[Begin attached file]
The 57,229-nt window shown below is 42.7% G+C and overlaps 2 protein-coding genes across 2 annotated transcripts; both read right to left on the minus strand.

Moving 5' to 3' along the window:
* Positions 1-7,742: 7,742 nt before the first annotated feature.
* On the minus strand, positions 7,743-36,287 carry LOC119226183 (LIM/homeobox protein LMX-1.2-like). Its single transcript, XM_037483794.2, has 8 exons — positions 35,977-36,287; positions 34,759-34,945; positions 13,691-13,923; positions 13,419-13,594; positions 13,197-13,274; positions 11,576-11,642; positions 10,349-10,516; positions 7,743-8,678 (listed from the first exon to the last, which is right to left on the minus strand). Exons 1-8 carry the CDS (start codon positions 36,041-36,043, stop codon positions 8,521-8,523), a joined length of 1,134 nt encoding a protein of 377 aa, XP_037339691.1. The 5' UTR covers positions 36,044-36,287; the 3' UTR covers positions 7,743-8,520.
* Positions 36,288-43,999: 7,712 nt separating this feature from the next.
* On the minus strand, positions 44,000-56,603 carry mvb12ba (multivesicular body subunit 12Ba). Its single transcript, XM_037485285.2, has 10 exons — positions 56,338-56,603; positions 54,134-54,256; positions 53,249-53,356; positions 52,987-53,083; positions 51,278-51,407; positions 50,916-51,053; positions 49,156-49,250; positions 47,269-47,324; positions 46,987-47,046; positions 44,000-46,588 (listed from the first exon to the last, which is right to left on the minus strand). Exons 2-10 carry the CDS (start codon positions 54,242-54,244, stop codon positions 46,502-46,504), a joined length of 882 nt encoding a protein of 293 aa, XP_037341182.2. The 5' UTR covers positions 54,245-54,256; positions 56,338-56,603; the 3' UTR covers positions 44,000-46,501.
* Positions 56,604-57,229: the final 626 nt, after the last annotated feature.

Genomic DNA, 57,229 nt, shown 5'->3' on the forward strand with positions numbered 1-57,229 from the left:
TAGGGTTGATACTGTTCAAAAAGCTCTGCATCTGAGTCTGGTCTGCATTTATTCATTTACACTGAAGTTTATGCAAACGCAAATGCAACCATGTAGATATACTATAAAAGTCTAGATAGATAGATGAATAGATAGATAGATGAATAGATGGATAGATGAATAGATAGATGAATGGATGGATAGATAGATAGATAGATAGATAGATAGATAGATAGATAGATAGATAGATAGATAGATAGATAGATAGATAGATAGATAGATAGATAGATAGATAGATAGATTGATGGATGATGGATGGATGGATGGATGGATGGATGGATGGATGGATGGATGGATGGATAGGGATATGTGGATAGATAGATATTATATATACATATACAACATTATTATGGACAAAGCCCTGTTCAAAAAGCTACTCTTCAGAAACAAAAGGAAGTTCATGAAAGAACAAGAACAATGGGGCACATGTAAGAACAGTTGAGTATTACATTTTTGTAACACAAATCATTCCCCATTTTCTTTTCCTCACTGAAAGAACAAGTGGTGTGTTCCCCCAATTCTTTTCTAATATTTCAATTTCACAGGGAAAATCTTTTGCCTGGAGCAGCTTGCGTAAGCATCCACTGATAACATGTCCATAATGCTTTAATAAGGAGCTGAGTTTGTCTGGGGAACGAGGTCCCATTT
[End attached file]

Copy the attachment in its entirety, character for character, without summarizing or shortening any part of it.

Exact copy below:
The 57,229-nt window shown below is 42.7% G+C and overlaps 2 protein-coding genes across 2 annotated transcripts; both read right to left on the minus strand.

Moving 5' to 3' along the window:
* Positions 1-7,742: 7,742 nt before the first annotated feature.
* On the minus strand, positions 7,743-36,287 carry LOC119226183 (LIM/homeobox protein LMX-1.2-like). Its single transcript, XM_037483794.2, has 8 exons — positions 35,977-36,287; positions 34,759-34,945; positions 13,691-13,923; positions 13,419-13,594; positions 13,197-13,274; positions 11,576-11,642; positions 10,349-10,516; positions 7,743-8,678 (listed from the first exon to the last, which is right to left on the minus strand). Exons 1-8 carry the CDS (start codon positions 36,041-36,043, stop codon positions 8,521-8,523), a joined length of 1,134 nt encoding a protein of 377 aa, XP_037339691.1. The 5' UTR covers positions 36,044-36,287; the 3' UTR covers positions 7,743-8,520.
* Positions 36,288-43,999: 7,712 nt separating this feature from the next.
* On the minus strand, positions 44,000-56,603 carry mvb12ba (multivesicular body subunit 12Ba). Its single transcript, XM_037485285.2, has 10 exons — positions 56,338-56,603; positions 54,134-54,256; positions 53,249-53,356; positions 52,987-53,083; positions 51,278-51,407; positions 50,916-51,053; positions 49,156-49,250; positions 47,269-47,324; positions 46,987-47,046; positions 44,000-46,588 (listed from the first exon to the last, which is right to left on the minus strand). Exons 2-10 carry the CDS (start codon positions 54,242-54,244, stop codon positions 46,502-46,504), a joined length of 882 nt encoding a protein of 293 aa, XP_037341182.2. The 5' UTR covers positions 54,245-54,256; positions 56,338-56,603; the 3' UTR covers positions 44,000-46,501.
* Positions 56,604-57,229: the final 626 nt, after the last annotated feature.

Genomic DNA, 57,229 nt, shown 5'->3' on the forward strand with positions numbered 1-57,229 from the left:
TAGGGTTGATACTGTTCAAAAAGCTCTGCATCTGAGTCTGGTCTGCATTTATTCATTTACACTGAAGTTTATGCAAACGCAAATGCAACCATGTAGATATACTATAAAAGTCTAGATAGATAGATGAATAGATAGATAGATGAATAGATGGATAGATGAATAGATAGATGAATGGATGGATAGATAGATAGATAGATAGATAGATAGATAGATAGATAGATAGATAGATAGATAGATAGATAGATAGATAGATAGATAGATAGATAGATAGATAGATAGATTGATGGATGATGGATGGATGGATGGATGGATGGATGGATGGATGGATGGATGGATGGATAGGGATATGTGGATAGATAGATATTATATATACATATACAACATTATTATGGACAAAGCCCTGTTCAAAAAGCTACTCTTCAGAAACAAAAGGAAGTTCATGAAAGAACAAGAACAATGGGGCACATGTAAGAACAGTTGAGTATTACATTTTTGTAACACAAATCATTCCCCATTTTCTTTTCCTCACTGAAAGAACAAGTGGTGTGTTCCCCCAATTCTTTTCTAATATTTCAATTTCACAGGGAAAATCTTTTGCCTGGAGCAGCTTGCGTAAGCATCCACTGATAACATGTCCATAATGCTTTAATAAGGAGCTGAGTTTGTCTGGGGAACGAGGTCCCATTT